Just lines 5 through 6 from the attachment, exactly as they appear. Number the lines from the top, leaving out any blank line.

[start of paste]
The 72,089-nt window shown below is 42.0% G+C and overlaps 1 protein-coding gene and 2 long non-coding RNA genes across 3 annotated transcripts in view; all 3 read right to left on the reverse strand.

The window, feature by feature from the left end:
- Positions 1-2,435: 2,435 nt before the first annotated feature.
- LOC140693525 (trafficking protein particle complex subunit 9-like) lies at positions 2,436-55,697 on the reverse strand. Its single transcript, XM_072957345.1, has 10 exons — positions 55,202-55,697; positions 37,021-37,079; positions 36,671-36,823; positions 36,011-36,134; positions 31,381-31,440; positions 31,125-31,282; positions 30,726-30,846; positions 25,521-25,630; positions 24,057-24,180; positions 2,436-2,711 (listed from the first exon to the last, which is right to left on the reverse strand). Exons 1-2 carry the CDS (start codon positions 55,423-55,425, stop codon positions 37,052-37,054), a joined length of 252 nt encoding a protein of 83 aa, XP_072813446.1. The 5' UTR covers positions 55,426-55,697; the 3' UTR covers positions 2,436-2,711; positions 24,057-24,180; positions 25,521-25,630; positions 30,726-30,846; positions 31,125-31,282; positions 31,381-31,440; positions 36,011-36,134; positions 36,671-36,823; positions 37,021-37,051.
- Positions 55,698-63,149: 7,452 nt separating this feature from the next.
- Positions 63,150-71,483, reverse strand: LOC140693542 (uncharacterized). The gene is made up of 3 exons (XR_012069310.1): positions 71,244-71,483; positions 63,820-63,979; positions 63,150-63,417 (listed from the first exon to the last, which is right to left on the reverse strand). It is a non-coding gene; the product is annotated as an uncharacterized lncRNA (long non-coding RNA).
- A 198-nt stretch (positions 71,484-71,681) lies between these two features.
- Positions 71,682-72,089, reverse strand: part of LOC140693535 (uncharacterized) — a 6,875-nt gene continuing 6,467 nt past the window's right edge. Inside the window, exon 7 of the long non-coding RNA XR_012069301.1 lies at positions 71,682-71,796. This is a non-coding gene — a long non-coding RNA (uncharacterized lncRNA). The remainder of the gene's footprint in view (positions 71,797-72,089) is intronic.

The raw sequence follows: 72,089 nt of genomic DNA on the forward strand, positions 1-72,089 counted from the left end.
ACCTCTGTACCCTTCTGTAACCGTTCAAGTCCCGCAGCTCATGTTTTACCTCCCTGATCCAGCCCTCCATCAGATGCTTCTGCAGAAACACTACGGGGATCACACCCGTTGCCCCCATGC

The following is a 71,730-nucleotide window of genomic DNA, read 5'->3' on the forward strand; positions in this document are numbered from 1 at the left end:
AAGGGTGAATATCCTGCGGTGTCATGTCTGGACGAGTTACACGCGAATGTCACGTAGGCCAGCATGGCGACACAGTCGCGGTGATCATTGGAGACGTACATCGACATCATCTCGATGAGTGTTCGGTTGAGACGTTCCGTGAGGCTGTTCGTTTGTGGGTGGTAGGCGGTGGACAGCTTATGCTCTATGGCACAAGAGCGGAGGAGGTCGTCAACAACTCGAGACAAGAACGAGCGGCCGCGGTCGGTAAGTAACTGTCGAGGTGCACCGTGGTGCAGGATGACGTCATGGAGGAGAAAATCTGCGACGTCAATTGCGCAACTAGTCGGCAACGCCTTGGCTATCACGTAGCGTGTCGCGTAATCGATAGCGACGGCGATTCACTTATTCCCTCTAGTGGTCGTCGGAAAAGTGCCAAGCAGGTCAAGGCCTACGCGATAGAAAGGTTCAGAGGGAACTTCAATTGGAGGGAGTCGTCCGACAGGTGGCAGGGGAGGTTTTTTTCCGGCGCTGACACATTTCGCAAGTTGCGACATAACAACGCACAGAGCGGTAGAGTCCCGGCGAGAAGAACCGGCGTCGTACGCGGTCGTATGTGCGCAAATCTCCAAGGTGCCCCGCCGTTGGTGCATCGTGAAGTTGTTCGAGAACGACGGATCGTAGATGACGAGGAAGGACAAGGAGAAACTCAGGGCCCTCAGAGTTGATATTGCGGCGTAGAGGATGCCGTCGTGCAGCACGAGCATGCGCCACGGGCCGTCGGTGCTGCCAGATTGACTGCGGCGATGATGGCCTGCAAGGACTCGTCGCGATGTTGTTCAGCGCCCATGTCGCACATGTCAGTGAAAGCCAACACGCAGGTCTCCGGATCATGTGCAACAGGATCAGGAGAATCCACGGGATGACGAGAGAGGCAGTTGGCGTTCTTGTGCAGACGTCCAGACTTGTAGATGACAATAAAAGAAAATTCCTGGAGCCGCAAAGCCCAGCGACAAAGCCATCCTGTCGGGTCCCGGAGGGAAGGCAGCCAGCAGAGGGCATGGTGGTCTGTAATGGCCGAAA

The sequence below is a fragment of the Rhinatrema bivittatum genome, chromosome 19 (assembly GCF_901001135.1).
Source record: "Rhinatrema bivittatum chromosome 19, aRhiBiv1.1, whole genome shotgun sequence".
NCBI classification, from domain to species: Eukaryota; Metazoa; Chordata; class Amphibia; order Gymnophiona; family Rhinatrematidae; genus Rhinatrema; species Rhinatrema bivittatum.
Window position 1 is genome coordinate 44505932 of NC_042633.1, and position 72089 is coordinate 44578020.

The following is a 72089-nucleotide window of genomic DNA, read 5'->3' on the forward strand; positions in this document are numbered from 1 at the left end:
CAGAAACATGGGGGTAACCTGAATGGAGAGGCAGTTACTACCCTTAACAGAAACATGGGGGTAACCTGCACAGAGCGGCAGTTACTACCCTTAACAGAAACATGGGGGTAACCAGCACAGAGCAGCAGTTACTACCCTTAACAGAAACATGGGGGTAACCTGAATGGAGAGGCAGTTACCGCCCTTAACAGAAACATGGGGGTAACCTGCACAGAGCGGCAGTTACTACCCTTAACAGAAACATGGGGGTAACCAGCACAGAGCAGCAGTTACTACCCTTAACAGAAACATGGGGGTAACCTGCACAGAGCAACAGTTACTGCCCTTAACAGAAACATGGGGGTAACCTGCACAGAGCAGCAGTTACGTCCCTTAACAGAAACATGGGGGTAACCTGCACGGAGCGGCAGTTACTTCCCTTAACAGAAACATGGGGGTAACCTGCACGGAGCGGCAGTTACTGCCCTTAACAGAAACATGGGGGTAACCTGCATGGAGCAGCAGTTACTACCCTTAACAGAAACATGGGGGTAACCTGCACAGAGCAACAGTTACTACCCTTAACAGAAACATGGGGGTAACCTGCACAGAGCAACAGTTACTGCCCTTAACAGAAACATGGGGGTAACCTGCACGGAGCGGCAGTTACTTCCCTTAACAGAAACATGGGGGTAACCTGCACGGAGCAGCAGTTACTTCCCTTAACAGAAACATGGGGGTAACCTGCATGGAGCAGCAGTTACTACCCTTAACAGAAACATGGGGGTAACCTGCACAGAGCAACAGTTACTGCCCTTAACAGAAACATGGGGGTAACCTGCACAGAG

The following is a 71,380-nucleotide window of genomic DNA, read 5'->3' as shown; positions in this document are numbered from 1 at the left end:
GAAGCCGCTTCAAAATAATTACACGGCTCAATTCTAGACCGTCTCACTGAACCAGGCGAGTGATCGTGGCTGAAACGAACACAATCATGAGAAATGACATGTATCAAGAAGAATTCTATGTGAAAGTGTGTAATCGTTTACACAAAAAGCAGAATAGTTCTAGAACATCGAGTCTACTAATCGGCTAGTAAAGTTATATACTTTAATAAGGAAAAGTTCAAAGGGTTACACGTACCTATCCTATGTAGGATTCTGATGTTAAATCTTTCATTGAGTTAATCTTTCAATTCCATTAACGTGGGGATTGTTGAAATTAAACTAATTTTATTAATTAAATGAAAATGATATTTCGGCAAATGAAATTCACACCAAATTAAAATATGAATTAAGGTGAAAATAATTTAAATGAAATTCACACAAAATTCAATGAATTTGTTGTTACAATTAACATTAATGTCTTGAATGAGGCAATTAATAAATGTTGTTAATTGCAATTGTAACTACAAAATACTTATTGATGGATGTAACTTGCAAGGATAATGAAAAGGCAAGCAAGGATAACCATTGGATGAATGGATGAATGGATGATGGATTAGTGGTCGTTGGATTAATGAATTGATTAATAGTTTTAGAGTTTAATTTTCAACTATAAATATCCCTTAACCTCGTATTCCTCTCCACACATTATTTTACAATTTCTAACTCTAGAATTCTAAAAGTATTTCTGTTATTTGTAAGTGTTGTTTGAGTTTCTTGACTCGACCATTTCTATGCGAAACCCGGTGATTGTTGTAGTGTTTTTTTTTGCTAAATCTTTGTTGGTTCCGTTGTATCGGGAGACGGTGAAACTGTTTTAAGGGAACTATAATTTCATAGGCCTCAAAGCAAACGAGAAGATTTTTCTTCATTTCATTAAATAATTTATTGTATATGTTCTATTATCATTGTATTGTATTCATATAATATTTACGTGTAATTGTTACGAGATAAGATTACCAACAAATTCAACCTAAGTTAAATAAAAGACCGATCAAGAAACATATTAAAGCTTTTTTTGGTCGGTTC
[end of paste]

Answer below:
- Positions 55,698-63,149: 7,452 nt separating this feature from the next.
- Positions 63,150-71,483, reverse strand: LOC140693542 (uncharacterized). The gene is made up of 3 exons (XR_012069310.1): positions 71,244-71,483; positions 63,820-63,979; positions 63,150-63,417 (listed from the first exon to the last, which is right to left on the reverse strand). It is a non-coding gene; the product is annotated as an uncharacterized lncRNA (long non-coding RNA).